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Today, the school has grown remarkably, running all its courses in the permanent site at a location along Imesi-Ile road, a geographical space which distinctively separates it from other higher institution of learning in the country. The unique terrain, featuring physical structures which sit firmly in valley or on top of hill, is a tourists’ desire. This aesthetics is more complemented by the breeze noiselessly descending from the hills and giving students and their lecturers a direct contact with nature in a countryside compared to what is seen in Europe.

Although more works are said to be required in improving the landscape to withstand challenge of likely erosion during raining season, facilities which are spread on the expansive land are a pointer to ambition that the school would be upgraded to a university. Credit of the journey so far is shared by the sons and daughters of Igbajo collectively and some individuals whose names are inscribed on some buildings.

Among other contributions, which it has since made, a formidable social club known as Klobb Progresso is also picking the bill for the school perimetre fence, and names of 50 members of the club was inscribed near the entrance of the school. The club has earlier donated a building which formerly served as administrative block.

The current building, which houses the offices of the rector, registrar and bursar was funded by Adegbite Foundation and inaugurated in December 2020. The Health Centre was constructed by a US-based Nike Tugbeile just as Igbajo in Diaspora provided Cafetaria. Ongoing is a 500-seater auditorium while Prince Famodun has donated 500KV transformer to boost electricity need of the school.

Of a special note on the list of individual donors is a non-indigene and non-Yoruba, the immediate past Governor of Kano State, Senator Rabiu Kwankwaso, who constructed a E-library. Kwankwazo, is a known friend to the Asiwaju of Igbajo, Chief Adegboyega Awomolo. The Senior Advocate of Nigeria (SAN) Awomolo, in addition to his influence which brought Kwankwaso to the polytechnic, also donated the CBC Centre.

It was learnt that Igbajo Polytechnic already has facilities which can comfortably serve 2, 500 students. However, the students population before going to press is conservatively about 1000, a far cry from the capacity of the infrastructures. This gap is giving the Rector, Dr Christiana Odejide a goose pimples since her assumption of office in 2018/2019 academic season. But the former director of University of Uyo Degree programme of the Osun State College of Education, Ila-Orangun is optimistic of an improved figure of students in subsequent academic season given the performance of their students at the National Youth Corps scheme.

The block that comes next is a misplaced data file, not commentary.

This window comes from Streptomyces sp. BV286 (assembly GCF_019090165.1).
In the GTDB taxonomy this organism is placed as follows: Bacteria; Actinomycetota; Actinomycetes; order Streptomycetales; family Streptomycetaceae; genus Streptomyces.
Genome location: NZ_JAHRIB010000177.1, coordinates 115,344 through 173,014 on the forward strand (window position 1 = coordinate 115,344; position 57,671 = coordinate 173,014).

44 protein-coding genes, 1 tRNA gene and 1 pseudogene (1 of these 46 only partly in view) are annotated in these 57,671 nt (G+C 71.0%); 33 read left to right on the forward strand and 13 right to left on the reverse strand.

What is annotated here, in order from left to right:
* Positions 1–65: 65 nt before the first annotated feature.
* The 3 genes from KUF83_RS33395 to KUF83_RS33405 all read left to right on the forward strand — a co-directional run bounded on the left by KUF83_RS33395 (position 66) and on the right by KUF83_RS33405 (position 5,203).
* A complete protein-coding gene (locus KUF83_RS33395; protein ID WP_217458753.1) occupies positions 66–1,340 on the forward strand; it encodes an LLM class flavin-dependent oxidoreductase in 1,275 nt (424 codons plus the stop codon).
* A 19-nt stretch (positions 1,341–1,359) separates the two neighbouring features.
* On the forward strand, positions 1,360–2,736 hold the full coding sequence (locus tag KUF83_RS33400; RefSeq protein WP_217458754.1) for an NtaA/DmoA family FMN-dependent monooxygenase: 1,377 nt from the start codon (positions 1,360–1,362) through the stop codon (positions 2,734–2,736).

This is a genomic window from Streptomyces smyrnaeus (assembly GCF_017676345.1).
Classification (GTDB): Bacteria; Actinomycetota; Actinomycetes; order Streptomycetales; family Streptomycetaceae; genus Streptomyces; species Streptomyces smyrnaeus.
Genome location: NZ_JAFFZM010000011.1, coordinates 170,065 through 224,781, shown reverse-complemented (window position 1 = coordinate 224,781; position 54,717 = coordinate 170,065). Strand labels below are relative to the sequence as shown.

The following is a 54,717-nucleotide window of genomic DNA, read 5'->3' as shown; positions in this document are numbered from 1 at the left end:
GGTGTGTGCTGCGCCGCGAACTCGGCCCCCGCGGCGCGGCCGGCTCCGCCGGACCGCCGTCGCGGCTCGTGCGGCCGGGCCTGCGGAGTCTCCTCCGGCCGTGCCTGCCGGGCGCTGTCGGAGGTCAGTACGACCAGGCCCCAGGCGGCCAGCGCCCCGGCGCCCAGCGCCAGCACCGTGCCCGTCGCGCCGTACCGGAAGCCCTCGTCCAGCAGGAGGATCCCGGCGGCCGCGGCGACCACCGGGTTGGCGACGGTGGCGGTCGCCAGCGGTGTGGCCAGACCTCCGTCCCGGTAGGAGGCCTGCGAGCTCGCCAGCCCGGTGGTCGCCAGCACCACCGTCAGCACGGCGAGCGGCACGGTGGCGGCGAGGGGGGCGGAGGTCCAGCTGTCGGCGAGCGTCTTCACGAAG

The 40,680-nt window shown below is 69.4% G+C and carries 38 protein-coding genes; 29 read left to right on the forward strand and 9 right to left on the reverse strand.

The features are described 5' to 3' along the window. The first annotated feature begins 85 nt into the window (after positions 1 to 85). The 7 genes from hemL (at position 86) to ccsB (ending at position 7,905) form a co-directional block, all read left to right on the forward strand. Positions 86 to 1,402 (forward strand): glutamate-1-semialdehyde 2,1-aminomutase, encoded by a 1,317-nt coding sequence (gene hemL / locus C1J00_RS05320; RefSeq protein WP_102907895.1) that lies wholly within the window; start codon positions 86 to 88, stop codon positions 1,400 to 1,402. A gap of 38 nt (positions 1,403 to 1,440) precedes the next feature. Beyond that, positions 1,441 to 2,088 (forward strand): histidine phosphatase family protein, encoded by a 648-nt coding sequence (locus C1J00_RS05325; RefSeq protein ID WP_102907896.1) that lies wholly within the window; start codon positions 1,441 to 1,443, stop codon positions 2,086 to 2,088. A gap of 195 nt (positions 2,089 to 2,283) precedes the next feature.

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Specifically, Odejide called upon well-meaning Nigerians to provide what she described as scholarship support for the indigents students.  Scholarship support, the rector stressed, is the in-thing in academic community; a give-back-to-society gesture which is popular in civilized world and also being embraced by some class of philanthropists in Nigeria, adding that the Igbajo sons and daughters have surprised her with their positive spirit which has taken the school thus far.

“I must thank them and the late Kabiyesi, who was also a strong pillar for us. If other towns borrow a leaf from Igbajo, education would have spread beyond what we have now in the country. I am confident that if scholarship option is added to the record which our graduates have brought back after their youth corps scheme, we are going to have more students,” she assured.

After years of consistent funding of the school, the owner had transferred the responsibility to the management with a view to fending for itself and being financially autonomous. But this development may pose a challenge to the institution because attempt to upwardly review tuition fees would take a toll on the number of students.

The Acting Bursar, Mr Aina Tayo and Acting Registrar, Mr Fagbohunge Mosobalaje disclosed that an increase in fees would naturally deplete students’ population on account of other polytechnics operating around Igbajo, pointing out that the market is becoming more competitive.

“There is a polytechnic in Iresi, another one in Iree and yet another in Esa-Oke, all of which are not too far from here. What this means is that we cannot afford to make our school unattractive to students. That is our fees and services must be friendly. That is why I align with rector’s call for scholarship support,” he said.

Notwithstanding, the management is still in excitement over the recent construction of a five-classroom Mass Communication department building  by the Igbajo Development Association (IDA). With Mass Communication added to other accredited courses, students would find Igbajo Polytechnic more appealing because, Mosobalaje said, the media course usually draws many students to polytechnic.